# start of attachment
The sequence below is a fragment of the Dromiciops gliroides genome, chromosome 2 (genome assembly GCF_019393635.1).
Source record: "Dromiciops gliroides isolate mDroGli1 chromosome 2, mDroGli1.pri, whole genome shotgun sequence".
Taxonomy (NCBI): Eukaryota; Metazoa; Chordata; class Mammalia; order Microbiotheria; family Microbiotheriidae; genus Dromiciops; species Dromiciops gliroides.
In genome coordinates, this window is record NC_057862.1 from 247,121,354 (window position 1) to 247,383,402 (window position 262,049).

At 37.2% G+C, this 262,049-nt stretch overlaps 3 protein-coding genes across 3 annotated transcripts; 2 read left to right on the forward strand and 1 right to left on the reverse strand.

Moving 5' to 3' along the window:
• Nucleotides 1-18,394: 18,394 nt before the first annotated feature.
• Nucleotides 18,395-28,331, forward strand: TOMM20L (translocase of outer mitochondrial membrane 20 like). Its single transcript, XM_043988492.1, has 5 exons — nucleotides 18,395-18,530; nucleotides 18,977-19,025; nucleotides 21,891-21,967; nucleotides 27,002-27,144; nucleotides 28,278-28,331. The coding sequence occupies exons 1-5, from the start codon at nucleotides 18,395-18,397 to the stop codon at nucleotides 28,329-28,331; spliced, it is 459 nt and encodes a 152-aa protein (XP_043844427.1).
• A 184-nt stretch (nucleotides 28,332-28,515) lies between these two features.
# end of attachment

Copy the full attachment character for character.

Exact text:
The sequence below is a fragment of the Dromiciops gliroides genome, chromosome 2 (genome assembly GCF_019393635.1).
Source record: "Dromiciops gliroides isolate mDroGli1 chromosome 2, mDroGli1.pri, whole genome shotgun sequence".
Taxonomy (NCBI): Eukaryota; Metazoa; Chordata; class Mammalia; order Microbiotheria; family Microbiotheriidae; genus Dromiciops; species Dromiciops gliroides.
In genome coordinates, this window is record NC_057862.1 from 247,121,354 (window position 1) to 247,383,402 (window position 262,049).

At 37.2% G+C, this 262,049-nt stretch overlaps 3 protein-coding genes across 3 annotated transcripts; 2 read left to right on the forward strand and 1 right to left on the reverse strand.

Moving 5' to 3' along the window:
• Nucleotides 1-18,394: 18,394 nt before the first annotated feature.
• Nucleotides 18,395-28,331, forward strand: TOMM20L (translocase of outer mitochondrial membrane 20 like). Its single transcript, XM_043988492.1, has 5 exons — nucleotides 18,395-18,530; nucleotides 18,977-19,025; nucleotides 21,891-21,967; nucleotides 27,002-27,144; nucleotides 28,278-28,331. The coding sequence occupies exons 1-5, from the start codon at nucleotides 18,395-18,397 to the stop codon at nucleotides 28,329-28,331; spliced, it is 459 nt and encodes a 152-aa protein (XP_043844427.1).
• A 184-nt stretch (nucleotides 28,332-28,515) lies between these two features.